John C. Maxwell is one of my favorite authors. He has authored nearly 50 books over the years. He is currently a lecturer and writer mainly on the topic of TMW Maxwell Showflat Leadership. This is a review of his book: FAILING FORWARD (Turning Mistakes into stepping stones for success
Mr. Maxwell uses a collection of life experiences from people that experienced failure, learned from it and then moved forward to new opportunities to create success later in their lives. He encourages a few word changes in his approach. How do you view obstacles? Are they roadblocks that forever block all forward progress or something to detour around by seeking a workable solution? How do you then respond to the obstacles? If one stops all attempts to move forward to a goal, it would seem that the obstacle was bigger than the person. Maxwell says it best, “If your perception of and response to failure were changed, what would you attempt to achieve? ”
The only way to avoid failure is to do nothing. That would be a very boring life. Mr. Maxwell encourages us to embrace failure. He talks about “The Rules for being Human.
The inventor Thomas Edison produced a large volume of work while he sought solutions to obstacles of his lifetime. It is reported that he tried thousands of ways to harness light. Prior to the light bulb, the open flame on a candle or lantern or torch were the methods of lighting the darkness. Mr Edison was seeking results rather than being discouraged by attempts. Edison was asked if he considered himself to have been a failure with his 9, 000 failed attempts at creating a filament to harness light. He said that he simply found 8, 999 ways that didn’t work. Thankfully Edison persevered with each attempt until he found what worked.
“All roads to achievement lead through the land of failure. ” It is good that the path to a successful result is not impossible. Instead failure is the price paid on the toll road of life.
Choose to laugh at your failures. They will instruct more and have the chance to sting less. Mr. Maxwell illustrates the earliest days of flight in the contrast between the known (100 years later) Wright brothers and the (now) little known Dr Samuel P. Langley who had studied math and science in his day toward the goal of producing the first flying machine. Langley had written extensively about the projects he worked on for more than 20 years and had secured a large government contract to put a man in the air. Unwisely, he invited the press of the day to his first two attempts. Both met with failure and he backed off his decades long goal in misery and shame. His response to failure caused him to fail backwards.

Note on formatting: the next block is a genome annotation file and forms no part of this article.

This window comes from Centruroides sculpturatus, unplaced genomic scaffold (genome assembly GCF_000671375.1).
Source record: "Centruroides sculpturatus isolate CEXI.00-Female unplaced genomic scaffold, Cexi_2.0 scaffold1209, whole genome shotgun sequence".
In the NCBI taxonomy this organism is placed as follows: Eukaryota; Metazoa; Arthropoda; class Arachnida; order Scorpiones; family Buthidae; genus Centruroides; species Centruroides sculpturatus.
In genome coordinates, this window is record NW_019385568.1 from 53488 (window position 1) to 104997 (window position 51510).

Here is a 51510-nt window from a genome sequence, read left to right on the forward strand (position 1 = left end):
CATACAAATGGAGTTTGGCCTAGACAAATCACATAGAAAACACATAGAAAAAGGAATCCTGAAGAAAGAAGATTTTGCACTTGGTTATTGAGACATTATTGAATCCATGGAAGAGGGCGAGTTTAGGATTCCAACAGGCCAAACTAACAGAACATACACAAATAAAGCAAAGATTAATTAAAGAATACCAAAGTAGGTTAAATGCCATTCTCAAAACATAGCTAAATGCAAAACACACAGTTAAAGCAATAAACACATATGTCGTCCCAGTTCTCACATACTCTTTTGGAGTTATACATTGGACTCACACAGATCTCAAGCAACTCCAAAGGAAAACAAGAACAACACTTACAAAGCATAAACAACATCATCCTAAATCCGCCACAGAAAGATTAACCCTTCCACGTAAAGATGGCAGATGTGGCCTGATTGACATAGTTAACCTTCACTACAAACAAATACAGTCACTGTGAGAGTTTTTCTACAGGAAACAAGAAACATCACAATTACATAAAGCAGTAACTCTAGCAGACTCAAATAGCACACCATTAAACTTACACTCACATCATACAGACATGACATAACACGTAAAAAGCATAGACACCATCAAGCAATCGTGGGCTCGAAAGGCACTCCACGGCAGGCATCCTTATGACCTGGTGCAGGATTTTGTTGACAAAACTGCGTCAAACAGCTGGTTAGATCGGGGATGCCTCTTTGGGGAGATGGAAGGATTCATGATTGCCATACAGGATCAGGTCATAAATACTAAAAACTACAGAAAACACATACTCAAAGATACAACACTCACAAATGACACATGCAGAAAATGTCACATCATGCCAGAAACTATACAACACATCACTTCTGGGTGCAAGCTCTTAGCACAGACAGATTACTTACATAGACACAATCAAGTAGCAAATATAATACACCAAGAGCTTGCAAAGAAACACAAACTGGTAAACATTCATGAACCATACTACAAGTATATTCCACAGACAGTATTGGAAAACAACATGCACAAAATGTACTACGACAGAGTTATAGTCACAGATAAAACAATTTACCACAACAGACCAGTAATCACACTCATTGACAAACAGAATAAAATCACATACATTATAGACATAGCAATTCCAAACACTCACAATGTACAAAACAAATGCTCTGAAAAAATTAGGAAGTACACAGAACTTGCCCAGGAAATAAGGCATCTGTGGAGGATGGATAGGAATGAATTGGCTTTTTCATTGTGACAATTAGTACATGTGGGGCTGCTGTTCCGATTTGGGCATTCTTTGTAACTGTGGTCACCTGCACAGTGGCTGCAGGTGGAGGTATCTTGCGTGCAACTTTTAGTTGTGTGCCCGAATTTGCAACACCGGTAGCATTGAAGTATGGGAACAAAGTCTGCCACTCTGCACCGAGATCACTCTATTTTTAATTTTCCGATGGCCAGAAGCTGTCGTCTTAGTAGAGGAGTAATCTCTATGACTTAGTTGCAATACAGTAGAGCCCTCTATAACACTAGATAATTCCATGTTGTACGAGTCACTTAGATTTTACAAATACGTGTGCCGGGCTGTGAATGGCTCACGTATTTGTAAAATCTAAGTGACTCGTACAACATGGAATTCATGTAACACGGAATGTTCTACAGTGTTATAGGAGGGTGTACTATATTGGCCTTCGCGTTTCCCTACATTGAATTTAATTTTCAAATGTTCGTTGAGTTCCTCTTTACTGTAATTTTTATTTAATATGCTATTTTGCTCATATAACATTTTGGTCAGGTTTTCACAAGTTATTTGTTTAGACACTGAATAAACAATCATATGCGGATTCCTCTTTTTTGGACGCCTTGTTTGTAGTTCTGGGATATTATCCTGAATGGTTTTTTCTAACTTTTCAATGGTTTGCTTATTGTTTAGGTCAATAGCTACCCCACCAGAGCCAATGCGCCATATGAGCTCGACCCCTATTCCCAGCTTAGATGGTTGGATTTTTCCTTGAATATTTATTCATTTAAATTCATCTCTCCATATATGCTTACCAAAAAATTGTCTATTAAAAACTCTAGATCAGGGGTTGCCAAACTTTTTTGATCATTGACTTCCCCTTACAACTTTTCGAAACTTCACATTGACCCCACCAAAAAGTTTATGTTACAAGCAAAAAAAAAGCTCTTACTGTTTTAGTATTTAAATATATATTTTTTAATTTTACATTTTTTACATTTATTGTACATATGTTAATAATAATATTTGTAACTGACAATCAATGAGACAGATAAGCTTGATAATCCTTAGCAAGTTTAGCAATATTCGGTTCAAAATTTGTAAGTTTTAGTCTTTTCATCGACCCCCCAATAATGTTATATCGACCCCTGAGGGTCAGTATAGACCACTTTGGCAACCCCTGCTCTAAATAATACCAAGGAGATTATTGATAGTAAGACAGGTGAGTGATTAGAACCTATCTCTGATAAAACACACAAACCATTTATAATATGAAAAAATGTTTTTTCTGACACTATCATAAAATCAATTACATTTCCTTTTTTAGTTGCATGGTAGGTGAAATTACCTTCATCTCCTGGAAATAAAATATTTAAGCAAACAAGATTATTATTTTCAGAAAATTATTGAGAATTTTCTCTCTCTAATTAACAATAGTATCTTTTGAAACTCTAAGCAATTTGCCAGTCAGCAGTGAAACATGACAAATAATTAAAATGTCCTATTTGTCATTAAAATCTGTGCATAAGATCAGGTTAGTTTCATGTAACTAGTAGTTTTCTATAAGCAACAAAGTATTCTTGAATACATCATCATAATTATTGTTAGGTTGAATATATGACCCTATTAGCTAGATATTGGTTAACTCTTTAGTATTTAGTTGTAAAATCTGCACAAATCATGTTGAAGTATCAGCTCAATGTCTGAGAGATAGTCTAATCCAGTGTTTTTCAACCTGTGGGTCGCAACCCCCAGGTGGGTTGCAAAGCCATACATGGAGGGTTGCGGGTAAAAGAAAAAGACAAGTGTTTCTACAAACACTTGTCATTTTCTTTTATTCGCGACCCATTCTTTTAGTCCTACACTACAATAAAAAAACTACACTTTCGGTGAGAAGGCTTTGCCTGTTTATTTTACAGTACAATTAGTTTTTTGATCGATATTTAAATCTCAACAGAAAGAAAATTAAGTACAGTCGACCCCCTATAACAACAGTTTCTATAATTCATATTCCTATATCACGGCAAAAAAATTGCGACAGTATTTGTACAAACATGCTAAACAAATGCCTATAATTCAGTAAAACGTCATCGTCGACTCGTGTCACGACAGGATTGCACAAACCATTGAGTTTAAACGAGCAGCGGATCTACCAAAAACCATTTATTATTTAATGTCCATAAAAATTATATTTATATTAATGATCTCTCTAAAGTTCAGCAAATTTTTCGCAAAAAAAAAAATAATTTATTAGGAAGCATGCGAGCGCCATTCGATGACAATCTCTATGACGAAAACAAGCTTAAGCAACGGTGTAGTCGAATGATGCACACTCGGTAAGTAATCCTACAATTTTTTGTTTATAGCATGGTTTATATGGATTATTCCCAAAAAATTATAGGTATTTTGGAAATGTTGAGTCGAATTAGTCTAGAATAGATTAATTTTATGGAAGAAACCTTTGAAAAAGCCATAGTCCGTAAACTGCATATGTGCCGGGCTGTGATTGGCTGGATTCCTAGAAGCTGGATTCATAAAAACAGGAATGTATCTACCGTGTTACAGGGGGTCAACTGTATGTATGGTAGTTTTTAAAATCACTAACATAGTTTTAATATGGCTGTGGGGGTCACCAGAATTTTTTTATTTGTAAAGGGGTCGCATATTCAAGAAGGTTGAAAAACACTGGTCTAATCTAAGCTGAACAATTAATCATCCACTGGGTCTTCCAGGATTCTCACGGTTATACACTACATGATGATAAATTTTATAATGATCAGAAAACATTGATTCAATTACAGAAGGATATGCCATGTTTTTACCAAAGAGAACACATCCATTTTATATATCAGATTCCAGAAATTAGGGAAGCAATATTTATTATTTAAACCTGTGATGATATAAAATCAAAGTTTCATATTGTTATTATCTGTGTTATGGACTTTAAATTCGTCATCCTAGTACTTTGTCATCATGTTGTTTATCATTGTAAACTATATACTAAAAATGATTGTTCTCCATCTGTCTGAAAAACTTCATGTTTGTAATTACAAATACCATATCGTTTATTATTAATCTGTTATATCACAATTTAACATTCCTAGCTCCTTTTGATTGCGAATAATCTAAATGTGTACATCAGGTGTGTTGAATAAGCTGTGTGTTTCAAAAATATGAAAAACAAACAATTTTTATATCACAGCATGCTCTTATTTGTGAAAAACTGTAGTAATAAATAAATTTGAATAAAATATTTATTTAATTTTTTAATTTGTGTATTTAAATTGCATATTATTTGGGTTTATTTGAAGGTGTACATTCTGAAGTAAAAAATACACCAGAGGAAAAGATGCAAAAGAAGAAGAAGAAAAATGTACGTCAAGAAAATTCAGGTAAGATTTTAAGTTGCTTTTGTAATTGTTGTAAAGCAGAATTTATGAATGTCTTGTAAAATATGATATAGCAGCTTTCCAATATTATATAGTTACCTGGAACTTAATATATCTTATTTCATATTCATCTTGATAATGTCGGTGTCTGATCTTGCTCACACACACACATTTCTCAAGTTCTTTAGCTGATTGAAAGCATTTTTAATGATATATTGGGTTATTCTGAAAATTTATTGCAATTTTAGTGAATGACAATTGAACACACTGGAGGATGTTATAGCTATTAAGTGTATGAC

Days later, the Wright brothers did achieve manned flight in North carolina. How could 2 bicycle mechanics succeed with no funding, very little education (compared to the scientist at least) and no press to record the event? Why invite reporters before you have news worthy of reporting, right? If the Wright brothers failed, they could work on corrections more quickly with less criticism to drain their energy. As bike mechanics, they had studied the art of propelling movement. Now they just racheted that movement up. They were trying to achieve fixed wing flight. It clearly has enabled many other innovators and thinkers to add to their results and make improvements ever since. Less than 100 years later, America sent people into outer space to walk on the moon. The history books have been teaching our children about the Wright brothers ever since. They must have experienced setbacks before that first day of flight for a few seconds. They learned from their failures, modified their approach and tried again.